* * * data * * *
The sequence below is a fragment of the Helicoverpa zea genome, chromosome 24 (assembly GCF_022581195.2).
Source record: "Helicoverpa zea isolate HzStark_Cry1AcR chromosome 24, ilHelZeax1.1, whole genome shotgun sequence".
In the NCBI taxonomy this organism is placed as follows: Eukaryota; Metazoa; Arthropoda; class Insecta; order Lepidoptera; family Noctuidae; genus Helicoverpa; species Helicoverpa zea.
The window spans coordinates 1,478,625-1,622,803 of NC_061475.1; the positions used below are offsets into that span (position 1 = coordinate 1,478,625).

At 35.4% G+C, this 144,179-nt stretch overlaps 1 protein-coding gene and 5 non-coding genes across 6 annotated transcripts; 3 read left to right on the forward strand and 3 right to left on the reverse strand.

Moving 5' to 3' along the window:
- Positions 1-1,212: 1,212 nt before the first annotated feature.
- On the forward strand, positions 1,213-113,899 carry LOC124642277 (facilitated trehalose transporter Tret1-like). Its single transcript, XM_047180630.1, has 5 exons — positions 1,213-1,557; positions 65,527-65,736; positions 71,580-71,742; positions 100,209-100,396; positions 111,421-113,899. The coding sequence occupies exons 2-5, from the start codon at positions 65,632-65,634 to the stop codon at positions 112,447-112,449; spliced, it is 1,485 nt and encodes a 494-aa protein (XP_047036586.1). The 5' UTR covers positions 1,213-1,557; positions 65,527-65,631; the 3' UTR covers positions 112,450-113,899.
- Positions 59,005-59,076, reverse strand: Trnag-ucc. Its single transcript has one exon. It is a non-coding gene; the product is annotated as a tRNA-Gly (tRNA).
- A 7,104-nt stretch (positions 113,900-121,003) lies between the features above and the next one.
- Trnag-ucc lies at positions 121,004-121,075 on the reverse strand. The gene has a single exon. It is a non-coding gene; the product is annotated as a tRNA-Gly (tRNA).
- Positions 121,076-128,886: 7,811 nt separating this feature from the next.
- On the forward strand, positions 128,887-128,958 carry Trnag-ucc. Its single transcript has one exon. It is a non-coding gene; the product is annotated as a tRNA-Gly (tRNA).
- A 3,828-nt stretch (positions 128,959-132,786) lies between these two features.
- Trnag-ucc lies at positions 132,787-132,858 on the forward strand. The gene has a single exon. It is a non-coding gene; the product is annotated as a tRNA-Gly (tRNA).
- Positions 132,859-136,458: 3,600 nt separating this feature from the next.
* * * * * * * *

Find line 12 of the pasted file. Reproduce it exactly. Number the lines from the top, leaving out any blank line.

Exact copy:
- Positions 121,076-128,886: 7,811 nt separating this feature from the next.